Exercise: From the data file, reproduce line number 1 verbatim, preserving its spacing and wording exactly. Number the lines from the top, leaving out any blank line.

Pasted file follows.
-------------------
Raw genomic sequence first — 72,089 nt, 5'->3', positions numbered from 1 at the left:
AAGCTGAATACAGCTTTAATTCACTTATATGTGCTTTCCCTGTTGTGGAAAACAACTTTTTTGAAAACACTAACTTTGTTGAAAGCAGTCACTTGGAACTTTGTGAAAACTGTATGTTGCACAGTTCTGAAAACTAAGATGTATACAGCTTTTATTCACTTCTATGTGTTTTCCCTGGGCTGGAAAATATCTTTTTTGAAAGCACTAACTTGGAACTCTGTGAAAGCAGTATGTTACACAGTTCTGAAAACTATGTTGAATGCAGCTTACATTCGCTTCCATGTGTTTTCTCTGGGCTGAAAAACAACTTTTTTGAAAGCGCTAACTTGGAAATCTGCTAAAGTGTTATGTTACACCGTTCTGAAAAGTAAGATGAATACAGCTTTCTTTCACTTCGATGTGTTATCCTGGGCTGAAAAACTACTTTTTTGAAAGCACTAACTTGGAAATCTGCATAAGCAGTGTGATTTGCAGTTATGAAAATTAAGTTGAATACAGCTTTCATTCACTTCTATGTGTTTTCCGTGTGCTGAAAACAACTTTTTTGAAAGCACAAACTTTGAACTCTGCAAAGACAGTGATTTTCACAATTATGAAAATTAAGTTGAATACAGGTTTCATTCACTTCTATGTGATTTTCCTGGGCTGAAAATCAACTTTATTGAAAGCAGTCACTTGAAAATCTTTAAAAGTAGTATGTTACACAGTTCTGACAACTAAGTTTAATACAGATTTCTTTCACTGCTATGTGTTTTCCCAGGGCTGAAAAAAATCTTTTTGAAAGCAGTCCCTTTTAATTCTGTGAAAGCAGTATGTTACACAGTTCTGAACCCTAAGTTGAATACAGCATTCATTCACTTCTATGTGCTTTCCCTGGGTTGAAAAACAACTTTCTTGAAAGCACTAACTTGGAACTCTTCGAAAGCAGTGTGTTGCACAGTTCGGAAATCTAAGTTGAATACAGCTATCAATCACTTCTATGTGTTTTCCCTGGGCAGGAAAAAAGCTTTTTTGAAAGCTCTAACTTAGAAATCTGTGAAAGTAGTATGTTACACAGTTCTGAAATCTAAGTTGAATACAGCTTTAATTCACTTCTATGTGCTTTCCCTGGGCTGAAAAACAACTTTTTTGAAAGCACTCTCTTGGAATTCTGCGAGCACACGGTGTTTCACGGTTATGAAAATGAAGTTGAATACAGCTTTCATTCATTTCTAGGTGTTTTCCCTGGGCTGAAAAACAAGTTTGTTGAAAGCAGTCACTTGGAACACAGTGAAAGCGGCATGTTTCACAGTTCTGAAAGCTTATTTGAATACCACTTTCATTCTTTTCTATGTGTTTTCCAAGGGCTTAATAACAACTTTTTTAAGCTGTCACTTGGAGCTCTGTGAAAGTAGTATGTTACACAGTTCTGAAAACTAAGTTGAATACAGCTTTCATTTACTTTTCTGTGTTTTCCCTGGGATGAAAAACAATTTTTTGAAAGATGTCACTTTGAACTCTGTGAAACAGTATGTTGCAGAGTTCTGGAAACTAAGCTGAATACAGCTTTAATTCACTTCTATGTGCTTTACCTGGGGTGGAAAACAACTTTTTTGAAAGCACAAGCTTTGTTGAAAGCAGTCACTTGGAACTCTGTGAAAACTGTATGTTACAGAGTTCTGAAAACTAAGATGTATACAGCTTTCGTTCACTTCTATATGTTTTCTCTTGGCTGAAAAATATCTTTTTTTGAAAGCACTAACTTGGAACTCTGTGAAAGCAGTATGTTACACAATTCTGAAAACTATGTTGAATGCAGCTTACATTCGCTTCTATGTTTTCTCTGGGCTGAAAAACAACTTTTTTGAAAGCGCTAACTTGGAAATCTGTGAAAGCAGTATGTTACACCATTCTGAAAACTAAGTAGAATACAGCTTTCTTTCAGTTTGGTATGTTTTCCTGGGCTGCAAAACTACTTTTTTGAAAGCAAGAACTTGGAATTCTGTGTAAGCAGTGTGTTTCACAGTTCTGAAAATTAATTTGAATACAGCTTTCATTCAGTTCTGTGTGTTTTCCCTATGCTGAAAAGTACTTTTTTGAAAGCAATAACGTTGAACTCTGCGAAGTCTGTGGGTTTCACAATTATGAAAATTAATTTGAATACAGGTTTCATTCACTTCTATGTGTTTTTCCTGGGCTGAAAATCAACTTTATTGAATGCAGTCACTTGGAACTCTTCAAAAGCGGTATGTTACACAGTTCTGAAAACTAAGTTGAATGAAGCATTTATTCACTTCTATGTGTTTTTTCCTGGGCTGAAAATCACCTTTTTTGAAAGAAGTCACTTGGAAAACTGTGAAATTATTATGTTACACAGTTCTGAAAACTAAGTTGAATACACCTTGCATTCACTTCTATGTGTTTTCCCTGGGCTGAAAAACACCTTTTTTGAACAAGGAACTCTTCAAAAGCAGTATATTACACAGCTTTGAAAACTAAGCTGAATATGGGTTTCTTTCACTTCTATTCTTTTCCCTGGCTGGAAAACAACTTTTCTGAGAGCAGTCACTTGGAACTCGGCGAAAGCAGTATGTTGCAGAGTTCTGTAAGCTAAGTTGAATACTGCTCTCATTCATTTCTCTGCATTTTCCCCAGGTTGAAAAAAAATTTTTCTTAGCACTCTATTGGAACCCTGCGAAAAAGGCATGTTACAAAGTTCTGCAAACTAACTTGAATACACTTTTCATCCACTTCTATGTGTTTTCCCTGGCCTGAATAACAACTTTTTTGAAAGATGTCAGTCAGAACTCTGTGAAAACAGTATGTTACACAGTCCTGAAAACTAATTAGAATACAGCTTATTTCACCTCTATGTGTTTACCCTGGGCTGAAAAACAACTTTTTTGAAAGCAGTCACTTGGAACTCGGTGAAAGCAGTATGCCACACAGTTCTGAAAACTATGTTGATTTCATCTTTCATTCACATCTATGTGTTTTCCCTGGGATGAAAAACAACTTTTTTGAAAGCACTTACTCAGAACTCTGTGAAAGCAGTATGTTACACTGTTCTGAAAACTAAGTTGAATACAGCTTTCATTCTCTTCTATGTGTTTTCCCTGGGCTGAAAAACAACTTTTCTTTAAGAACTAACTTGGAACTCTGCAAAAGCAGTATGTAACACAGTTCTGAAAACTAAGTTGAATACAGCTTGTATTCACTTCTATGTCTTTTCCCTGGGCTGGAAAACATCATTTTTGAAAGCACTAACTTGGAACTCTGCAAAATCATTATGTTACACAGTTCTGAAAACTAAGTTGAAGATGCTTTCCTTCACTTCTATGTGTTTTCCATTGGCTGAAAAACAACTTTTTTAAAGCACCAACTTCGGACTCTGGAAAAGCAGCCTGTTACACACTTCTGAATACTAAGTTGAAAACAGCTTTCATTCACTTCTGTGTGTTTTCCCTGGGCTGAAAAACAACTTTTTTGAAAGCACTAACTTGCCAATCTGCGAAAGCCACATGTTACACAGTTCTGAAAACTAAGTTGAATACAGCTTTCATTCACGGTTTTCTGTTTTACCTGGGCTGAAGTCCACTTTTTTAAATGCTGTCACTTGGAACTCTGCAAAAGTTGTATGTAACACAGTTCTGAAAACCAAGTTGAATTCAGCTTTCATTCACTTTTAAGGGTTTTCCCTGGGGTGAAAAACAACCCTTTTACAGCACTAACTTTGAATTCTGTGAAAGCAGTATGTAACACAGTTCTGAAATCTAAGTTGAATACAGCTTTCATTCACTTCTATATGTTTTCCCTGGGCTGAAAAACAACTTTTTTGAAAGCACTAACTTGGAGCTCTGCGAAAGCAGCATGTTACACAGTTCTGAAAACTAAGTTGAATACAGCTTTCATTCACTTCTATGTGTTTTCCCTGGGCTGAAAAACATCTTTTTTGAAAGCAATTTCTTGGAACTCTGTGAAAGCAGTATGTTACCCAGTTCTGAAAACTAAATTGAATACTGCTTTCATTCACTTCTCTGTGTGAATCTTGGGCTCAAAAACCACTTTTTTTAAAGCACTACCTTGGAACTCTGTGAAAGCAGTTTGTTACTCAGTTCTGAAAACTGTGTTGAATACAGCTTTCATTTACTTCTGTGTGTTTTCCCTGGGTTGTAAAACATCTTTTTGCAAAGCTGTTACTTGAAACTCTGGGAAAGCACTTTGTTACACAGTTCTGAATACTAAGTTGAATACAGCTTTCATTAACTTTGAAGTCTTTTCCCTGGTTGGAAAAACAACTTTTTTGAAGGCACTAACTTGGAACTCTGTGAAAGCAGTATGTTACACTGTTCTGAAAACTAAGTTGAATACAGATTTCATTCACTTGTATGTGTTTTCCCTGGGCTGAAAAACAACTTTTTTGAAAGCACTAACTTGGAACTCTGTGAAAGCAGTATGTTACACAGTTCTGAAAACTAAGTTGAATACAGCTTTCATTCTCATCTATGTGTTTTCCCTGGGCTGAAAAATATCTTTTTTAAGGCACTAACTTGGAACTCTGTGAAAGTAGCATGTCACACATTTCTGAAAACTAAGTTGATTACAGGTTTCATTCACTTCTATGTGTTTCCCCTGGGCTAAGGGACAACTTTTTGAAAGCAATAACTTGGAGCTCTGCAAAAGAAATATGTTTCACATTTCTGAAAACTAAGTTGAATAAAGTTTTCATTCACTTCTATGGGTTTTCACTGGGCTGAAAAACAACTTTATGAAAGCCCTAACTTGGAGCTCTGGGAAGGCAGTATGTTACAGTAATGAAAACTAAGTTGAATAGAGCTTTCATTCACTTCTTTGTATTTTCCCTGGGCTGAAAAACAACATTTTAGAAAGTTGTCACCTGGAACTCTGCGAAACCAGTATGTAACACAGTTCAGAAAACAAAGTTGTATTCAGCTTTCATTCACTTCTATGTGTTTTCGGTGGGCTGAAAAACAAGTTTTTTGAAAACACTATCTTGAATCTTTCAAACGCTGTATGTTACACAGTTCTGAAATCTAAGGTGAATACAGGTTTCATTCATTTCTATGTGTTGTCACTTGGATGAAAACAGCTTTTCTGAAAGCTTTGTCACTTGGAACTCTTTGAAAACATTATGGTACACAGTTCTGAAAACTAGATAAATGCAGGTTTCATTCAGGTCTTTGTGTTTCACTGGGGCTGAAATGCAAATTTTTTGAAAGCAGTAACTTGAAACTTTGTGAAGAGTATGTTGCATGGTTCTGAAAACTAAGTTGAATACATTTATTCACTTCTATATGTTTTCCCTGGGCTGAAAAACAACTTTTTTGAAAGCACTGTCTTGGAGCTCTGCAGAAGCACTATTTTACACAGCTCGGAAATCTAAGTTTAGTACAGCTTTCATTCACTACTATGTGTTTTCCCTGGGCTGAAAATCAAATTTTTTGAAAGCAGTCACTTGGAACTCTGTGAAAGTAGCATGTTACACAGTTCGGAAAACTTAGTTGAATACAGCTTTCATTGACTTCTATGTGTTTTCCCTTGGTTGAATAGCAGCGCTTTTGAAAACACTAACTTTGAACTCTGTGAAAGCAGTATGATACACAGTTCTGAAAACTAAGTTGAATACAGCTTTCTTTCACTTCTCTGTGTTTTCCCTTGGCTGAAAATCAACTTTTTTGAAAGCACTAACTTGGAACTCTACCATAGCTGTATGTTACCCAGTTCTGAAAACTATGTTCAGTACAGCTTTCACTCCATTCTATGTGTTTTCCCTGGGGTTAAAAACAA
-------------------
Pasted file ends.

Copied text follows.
Raw genomic sequence first — 72,089 nt, 5'->3', positions numbered from 1 at the left: